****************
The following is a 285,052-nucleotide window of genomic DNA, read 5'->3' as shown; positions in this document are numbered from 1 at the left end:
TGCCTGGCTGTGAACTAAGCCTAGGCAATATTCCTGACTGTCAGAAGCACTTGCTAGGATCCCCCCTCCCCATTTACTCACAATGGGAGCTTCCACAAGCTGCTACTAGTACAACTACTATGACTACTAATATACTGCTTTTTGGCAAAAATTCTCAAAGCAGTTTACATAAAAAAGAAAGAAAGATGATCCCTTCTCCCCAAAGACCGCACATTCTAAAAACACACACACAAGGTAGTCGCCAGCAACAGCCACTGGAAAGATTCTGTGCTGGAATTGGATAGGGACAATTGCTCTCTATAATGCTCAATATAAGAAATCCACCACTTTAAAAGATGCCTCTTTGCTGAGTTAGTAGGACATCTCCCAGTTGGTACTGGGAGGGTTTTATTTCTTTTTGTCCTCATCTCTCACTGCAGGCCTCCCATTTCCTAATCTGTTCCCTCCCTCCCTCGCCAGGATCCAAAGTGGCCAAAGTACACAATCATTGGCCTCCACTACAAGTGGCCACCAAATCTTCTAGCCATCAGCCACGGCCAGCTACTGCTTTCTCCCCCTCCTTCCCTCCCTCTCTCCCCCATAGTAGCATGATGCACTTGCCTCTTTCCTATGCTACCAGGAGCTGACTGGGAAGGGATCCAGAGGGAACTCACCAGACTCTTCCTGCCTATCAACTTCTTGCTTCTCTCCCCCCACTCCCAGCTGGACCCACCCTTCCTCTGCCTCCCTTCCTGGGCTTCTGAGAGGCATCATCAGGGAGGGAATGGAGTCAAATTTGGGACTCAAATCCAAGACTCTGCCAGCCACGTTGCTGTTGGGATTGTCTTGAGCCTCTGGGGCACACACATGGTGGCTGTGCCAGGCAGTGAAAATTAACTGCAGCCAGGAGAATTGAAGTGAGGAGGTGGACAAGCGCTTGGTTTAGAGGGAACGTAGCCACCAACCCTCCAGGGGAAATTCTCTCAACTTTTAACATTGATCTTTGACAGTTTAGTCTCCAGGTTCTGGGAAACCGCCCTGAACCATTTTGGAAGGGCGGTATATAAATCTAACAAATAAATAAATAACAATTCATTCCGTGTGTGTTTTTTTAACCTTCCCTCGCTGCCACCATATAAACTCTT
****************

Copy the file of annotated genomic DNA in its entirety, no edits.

The following is a 285,052-nucleotide window of genomic DNA, read 5'->3' as shown; positions in this document are numbered from 1 at the left end:
TGCCTGGCTGTGAACTAAGCCTAGGCAATATTCCTGACTGTCAGAAGCACTTGCTAGGATCCCCCCTCCCCATTTACTCACAATGGGAGCTTCCACAAGCTGCTACTAGTACAACTACTATGACTACTAATATACTGCTTTTTGGCAAAAATTCTCAAAGCAGTTTACATAAAAAAGAAAGAAAGATGATCCCTTCTCCCCAAAGACCGCACATTCTAAAAACACACACACAAGGTAGTCGCCAGCAACAGCCACTGGAAAGATTCTGTGCTGGAATTGGATAGGGACAATTGCTCTCTATAATGCTCAATATAAGAAATCCACCACTTTAAAAGATGCCTCTTTGCTGAGTTAGTAGGACATCTCCCAGTTGGTACTGGGAGGGTTTTATTTCTTTTTGTCCTCATCTCTCACTGCAGGCCTCCCATTTCCTAATCTGTTCCCTCCCTCCCTCGCCAGGATCCAAAGTGGCCAAAGTACACAATCATTGGCCTCCACTACAAGTGGCCACCAAATCTTCTAGCCATCAGCCACGGCCAGCTACTGCTTTCTCCCCCTCCTTCCCTCCCTCTCTCCCCCATAGTAGCATGATGCACTTGCCTCTTTCCTATGCTACCAGGAGCTGACTGGGAAGGGATCCAGAGGGAACTCACCAGACTCTTCCTGCCTATCAACTTCTTGCTTCTCTCCCCCCACTCCCAGCTGGACCCACCCTTCCTCTGCCTCCCTTCCTGGGCTTCTGAGAGGCATCATCAGGGAGGGAATGGAGTCAAATTTGGGACTCAAATCCAAGACTCTGCCAGCCACGTTGCTGTTGGGATTGTCTTGAGCCTCTGGGGCACACACATGGTGGCTGTGCCAGGCAGTGAAAATTAACTGCAGCCAGGAGAATTGAAGTGAGGAGGTGGACAAGCGCTTGGTTTAGAGGGAACGTAGCCACCAACCCTCCAGGGGAAATTCTCTCAACTTTTAACATTGATCTTTGACAGTTTAGTCTCCAGGTTCTGGGAAACCGCCCTGAACCATTTTGGAAGGGCGGTATATAAATCTAACAAATAAATAAATAACAATTCATTCCGTGTGTGTTTTTTTAACCTTCCCTCGCTGCCACCATATAAACTCTT